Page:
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Kmart and Sears store closings "inevitable," say analysts

The parent company of Sears and Kmart has released a partial list of the stores it plans to close across the country; six are in Michigan.  

Analysts see the shakeup as inevitable, noting that after Sears and Kmart merged, the condition of the stores deteriorated, as did the shopping experience.  

Chris Christopher is an economist with I-H-S Global Insight.  He says that deterioration happened at the same time American consumers lost a significant amount of their buying power during the recession.  

Now, there are too many retail stores competing for less business.  

"And there’s gonna have to be a loser," says Christopher.  "And the one who can’t provide a good service or good product or market itself is gonna lose, and that’s what we’re sort of seeing."

Christopher says Sears as the inventor of catalog sales was a real innovator at the beginning of the 20th century,.  But it hasn't been particularly successful selling products online, and that's essentially the catalog of the 21st century.

Kmart also failed to capitalize on a potential niche, says Joan Primo, head of The Strategic Edge, in the face of growing competition from Walmart and Target.  She says K-mart potentially could have made inroads in urban environments, especially because Wal-mart and Target avoided those settings.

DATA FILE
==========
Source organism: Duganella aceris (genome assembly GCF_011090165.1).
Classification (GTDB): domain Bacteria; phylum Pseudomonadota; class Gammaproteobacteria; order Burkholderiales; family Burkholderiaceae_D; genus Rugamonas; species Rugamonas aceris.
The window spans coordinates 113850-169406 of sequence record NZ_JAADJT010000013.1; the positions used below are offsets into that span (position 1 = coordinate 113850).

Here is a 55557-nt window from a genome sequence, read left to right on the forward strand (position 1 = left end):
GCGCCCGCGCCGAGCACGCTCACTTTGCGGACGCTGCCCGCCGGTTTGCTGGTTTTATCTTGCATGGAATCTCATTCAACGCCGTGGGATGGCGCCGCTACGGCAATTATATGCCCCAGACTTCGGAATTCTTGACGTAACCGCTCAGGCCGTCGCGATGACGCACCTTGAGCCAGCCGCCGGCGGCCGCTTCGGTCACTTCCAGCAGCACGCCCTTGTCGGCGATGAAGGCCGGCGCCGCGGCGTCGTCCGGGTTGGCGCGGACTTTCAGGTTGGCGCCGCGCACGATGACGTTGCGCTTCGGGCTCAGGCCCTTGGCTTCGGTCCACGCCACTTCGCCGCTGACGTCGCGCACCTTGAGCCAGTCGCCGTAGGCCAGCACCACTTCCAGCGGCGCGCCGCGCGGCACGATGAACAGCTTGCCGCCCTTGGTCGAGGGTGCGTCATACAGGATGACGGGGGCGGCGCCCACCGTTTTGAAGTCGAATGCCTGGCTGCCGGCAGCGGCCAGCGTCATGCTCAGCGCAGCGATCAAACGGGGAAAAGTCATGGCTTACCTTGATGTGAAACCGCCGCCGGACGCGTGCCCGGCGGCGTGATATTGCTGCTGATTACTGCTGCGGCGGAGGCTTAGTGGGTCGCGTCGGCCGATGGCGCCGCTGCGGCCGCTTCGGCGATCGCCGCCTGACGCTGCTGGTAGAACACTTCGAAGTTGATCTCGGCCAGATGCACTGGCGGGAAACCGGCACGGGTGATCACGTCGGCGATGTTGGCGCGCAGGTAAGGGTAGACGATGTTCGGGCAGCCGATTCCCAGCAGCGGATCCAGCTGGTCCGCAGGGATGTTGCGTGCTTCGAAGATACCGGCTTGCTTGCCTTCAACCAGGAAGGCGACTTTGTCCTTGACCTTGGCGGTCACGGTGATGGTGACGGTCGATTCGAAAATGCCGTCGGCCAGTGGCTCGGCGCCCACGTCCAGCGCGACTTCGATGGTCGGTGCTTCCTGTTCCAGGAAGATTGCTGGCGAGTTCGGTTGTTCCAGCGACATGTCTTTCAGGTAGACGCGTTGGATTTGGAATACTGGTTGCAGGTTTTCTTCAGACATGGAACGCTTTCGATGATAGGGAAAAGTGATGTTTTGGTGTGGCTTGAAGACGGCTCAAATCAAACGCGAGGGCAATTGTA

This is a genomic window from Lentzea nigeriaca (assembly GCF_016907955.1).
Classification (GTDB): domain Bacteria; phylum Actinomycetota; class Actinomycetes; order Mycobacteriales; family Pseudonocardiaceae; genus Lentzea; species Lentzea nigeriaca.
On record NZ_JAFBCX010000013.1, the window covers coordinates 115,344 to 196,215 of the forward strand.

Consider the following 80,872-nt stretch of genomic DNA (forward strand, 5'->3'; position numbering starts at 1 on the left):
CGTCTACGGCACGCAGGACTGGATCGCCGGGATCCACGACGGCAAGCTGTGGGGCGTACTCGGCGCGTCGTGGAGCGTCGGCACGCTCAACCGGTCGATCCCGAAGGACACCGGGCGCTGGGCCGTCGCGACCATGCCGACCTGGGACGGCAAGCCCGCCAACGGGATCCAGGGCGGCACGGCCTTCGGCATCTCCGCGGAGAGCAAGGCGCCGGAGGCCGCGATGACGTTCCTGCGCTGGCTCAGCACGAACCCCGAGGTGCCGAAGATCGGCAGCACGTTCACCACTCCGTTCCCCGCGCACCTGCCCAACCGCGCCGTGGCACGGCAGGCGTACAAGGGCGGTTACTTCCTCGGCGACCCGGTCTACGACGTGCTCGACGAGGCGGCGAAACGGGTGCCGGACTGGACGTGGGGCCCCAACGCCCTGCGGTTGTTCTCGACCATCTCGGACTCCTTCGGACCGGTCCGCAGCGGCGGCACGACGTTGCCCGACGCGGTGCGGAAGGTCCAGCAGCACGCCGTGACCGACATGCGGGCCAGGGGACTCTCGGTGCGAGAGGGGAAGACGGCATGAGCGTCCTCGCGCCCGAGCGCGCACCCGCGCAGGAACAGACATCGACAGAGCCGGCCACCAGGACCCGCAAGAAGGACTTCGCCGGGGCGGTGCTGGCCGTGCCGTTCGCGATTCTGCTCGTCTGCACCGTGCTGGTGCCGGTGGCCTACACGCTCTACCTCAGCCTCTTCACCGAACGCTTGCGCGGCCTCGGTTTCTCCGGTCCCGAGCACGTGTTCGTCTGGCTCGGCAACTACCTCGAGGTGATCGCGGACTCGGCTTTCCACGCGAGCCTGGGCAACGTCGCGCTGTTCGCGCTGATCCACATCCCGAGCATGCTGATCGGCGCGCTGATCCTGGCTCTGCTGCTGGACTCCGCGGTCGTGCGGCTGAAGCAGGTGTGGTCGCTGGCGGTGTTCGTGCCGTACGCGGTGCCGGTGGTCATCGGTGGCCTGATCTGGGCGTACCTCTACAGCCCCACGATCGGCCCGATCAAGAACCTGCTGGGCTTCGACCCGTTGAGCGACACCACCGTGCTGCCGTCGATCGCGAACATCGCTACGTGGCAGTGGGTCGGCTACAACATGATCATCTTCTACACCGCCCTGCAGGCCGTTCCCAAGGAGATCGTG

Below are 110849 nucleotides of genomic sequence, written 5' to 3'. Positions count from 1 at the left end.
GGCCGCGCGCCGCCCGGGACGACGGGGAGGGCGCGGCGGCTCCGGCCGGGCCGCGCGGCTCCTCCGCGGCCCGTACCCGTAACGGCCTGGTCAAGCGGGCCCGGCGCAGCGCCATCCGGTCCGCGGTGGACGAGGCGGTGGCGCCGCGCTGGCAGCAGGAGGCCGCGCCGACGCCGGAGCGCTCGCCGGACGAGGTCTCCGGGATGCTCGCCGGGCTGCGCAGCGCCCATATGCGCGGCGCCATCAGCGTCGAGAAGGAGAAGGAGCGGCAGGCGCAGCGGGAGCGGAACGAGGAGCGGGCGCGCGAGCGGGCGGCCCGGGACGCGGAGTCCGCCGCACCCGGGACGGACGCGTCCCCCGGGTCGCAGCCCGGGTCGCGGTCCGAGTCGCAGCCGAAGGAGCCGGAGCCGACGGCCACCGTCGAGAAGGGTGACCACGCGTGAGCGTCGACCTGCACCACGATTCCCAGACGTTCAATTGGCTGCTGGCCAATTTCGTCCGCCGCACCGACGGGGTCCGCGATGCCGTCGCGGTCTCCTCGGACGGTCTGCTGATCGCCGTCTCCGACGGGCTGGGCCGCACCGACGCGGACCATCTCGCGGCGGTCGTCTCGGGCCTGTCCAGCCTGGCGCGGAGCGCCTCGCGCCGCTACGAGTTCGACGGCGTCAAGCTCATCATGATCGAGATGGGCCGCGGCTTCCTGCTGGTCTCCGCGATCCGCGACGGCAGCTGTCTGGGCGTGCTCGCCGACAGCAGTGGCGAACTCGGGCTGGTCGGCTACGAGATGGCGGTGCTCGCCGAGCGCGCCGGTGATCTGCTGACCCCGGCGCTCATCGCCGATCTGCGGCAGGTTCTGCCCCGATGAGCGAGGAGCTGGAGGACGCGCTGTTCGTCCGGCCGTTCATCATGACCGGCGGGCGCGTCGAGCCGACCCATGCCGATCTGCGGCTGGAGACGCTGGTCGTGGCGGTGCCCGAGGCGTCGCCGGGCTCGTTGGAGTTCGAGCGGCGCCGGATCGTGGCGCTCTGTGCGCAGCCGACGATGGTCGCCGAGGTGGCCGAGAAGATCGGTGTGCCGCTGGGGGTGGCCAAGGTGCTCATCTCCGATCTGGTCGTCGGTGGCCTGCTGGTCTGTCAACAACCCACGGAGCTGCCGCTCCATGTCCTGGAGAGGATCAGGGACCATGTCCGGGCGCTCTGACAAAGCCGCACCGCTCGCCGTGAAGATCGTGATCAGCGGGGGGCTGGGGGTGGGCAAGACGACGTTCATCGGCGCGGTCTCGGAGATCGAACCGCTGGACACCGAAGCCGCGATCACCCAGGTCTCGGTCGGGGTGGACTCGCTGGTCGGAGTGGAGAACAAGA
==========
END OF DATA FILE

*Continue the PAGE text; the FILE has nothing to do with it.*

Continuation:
But Kmart never expanded into cities.

Sears stores in Brighton, Harper Woods, Monroe and Adrian will close, along with Kmart stores in Washington Township and Chesterfield Township. 

More store closing announcements are expected to follow. 

Tracy Samilton covers energy and transportation, including the auto industry and the business response to climate change for Michigan Public. She began her career at Michigan Public as an intern, where she was promptly “bitten by the radio bug,” and never recovered.